Very recently, we have investigated effects of different antidepressant drug classes on sexual functioning and cerebral activation during processing of erotic stimuli in men . Since antidepressants are even more frequently prescribed to females  with similar but also distinct side effects on sexual functioning as observed in men, it appeared worthwhile to study these antidepressive medication effects also in women.
However, in females strict control of hormonal influences appears mandatory in order to rule out potential moderator effects. Particularly, effects of hormonal contraceptives on brain activation upon erotic stimulation have not yet been investigated although appearing ideal to obtain hormonal steady states. Therefore, it was the goal of this study to investigate the effects of hormonal contraceptives on brain activation during various conditions of erotic stimulation, and how these effects would compare against results obtained from a different group of women not taking hormonal contraceptives and who were measured during their mid-follicular and mid-luteal phase. Since brain activation upon erotic stimulation may vary with its form and intensity (e.g. explicit sexual intercourse or mere expectation of erotic stimuli) we implemented three different conditions of erotic stimulation, all of which have already been demonstrated to reliably elicit fMRI hemodynamic responses as an estimate of cerebral activation in brain areas associated with sexual processing , . In the two conditions with rather explicit and direct stimulation, erotic video clips or pictures were presented. From the findings of previous studies  we inferred that these functional challenges would drive brain activation in a set of areas including the hypothalamus, thalamus, amygdala, anterior cingulate gyrus, insula, fusiform gyrus and precentral gyrus. For testing effects of less direct stimulation, subjects’ brain activation upon the anticipation of erotic picture stimuli was measured to investigate hormonal influences on the appetitive aspects of sexual processing beyond mere perception and associated processing. Again, expecting erotic stimuli has already been shown to elicit activation in brain regions related to the processing of rewards and mediating arousal . Although different in the specific task characteristics, a previous study on classical conditioning using erotic pictures observed involvement of the anterior cingulate cortex, insula, amygdala and the ventral striatum responding on the conditioned stimulus with activation modulated by gender and awareness of contingency . We therefore expected effects in similar networks.
24 healthy female, heterosexual subjects between 20 and 29 years of age (mean 24.0, SD 2.0) with a regular menstrual cycle were included in the study and completed the experiment. 12 of them regularly had taken oral contraceptives (C group) for the past 6 months. The other 12 women had not been under hormonal treatment for at least 6 months (nC group). All subjects were students at Ulm University or the University for Applied Sciences in Ulm. Groups did not differ regarding age (t(12)=0.90, p=0.38). None of the subjects smoked, one subject in each group was left-handed. The mean body mass index in the nC group was 24.9 (SD 4.3) and 20.8 (SD 1.0) in the C group. Four subjects in the C group took second or third generation contraceptives containing a combination of 0.03 mg ethylestradiol and 0.13 mg levonorgestrel or 0.15 mg desogestrel. The remaining 8 women took fourth generation contraceptives containing 0.03 mg ethylestradiol combined with 2 mg chlormadinone, 3 mg drospirenone, or 2 mg dienogest. C group subjects took the hormonally active contraceptive for up to 63 consecutive days and were instructed not to take the placebo pill included in some commercially available oral contraceptive regimen. This was done to reach steady state hormonal conditions before scanning.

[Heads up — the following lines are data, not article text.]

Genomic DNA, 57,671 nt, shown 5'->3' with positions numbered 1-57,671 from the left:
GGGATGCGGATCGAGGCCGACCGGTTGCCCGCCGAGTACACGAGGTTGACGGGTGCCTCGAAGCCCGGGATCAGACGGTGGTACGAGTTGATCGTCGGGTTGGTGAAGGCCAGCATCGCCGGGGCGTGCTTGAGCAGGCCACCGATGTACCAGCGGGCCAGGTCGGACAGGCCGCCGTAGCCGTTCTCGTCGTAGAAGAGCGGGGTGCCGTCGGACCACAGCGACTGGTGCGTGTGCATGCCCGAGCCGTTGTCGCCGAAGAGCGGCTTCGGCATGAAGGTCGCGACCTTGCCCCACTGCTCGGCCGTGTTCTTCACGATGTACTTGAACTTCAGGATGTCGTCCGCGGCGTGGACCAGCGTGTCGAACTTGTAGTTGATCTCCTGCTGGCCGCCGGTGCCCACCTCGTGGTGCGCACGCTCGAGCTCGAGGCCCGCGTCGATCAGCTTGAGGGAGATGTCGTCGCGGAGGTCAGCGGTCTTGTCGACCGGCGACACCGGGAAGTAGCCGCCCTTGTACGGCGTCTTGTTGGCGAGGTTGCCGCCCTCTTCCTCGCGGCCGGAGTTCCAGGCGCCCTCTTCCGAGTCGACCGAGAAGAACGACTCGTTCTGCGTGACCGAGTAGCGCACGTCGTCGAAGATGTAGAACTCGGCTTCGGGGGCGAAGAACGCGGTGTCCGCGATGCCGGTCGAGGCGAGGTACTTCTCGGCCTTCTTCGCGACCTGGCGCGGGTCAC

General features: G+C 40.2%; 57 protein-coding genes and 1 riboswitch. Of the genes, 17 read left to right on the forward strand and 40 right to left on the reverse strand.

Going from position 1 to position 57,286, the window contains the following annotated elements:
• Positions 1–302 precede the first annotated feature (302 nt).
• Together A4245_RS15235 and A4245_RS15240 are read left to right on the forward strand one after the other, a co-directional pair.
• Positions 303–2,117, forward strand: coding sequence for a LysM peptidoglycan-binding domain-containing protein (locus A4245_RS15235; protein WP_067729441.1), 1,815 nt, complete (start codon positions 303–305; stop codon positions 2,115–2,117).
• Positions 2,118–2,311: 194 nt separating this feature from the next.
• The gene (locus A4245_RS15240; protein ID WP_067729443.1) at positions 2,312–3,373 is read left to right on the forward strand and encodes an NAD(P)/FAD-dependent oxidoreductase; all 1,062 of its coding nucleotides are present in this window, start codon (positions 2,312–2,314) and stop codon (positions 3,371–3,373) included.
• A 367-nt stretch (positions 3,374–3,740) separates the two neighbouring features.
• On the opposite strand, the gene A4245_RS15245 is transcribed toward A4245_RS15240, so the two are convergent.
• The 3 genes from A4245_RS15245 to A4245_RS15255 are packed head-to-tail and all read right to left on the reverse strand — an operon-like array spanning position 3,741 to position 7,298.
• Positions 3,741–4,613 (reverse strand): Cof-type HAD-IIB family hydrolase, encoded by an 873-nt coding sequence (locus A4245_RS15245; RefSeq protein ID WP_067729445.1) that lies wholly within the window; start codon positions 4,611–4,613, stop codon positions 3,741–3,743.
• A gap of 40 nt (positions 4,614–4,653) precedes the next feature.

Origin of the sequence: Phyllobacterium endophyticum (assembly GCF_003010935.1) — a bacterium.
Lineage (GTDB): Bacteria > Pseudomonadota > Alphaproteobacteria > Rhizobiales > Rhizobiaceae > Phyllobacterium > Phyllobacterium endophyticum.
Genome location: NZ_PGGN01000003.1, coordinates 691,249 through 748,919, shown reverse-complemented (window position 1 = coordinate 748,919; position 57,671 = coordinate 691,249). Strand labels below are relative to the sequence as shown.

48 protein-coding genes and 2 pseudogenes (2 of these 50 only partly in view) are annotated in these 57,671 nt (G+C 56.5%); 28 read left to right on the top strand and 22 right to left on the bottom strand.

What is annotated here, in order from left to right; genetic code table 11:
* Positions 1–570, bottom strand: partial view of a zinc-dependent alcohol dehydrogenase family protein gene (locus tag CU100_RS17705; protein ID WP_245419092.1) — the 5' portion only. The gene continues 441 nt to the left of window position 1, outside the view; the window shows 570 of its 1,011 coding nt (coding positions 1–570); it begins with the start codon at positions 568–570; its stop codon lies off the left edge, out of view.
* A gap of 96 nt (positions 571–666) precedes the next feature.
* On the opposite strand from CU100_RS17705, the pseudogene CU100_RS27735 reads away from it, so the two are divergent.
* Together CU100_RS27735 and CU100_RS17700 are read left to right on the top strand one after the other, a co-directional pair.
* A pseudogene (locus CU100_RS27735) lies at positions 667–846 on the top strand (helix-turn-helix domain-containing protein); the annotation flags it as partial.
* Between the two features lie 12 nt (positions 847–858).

All subjects in the nC group were scanned twice, once during the follicular phase at day 3 to 6 after onset of the menstruation (nC-F) and once during the luteal phase at day 6 to 10 after ovulation (nC-L). Subjects were handed commercially available luteinizing hormone test strips to assess ovulation. Phases of the menstrual cycle at the time of scanning were confirmed by blood samples of estradiol and progesterone levels analyzed in a laboratory using an electrochemiluminescence immunoassay (ECLIA) obtained from Roche Diagnostics (Mannheim; Germany). A priori, 6 subjects had been randomly assigned to be scanned first during the follicular phase, and then during the luteal phase. For the other six subjects the reversed schedule was applied. To account for MR imaging twice with possible habituation effects due to the longitudinal design in the nC group, MR imaging in the C group was also conducted a second time in half of the subjects. Thus, all the C group subjects were measured once after day 30 of taking oral contraceptives. Six subjects of this group were randomly selected and were scanned again after at least 14 days. From these subjects, only data from their second scan were included, complementing the first and only scan data from the other six subjects of the C group. Data from these twelve subjects was the entire final data set for the ensuing analysis.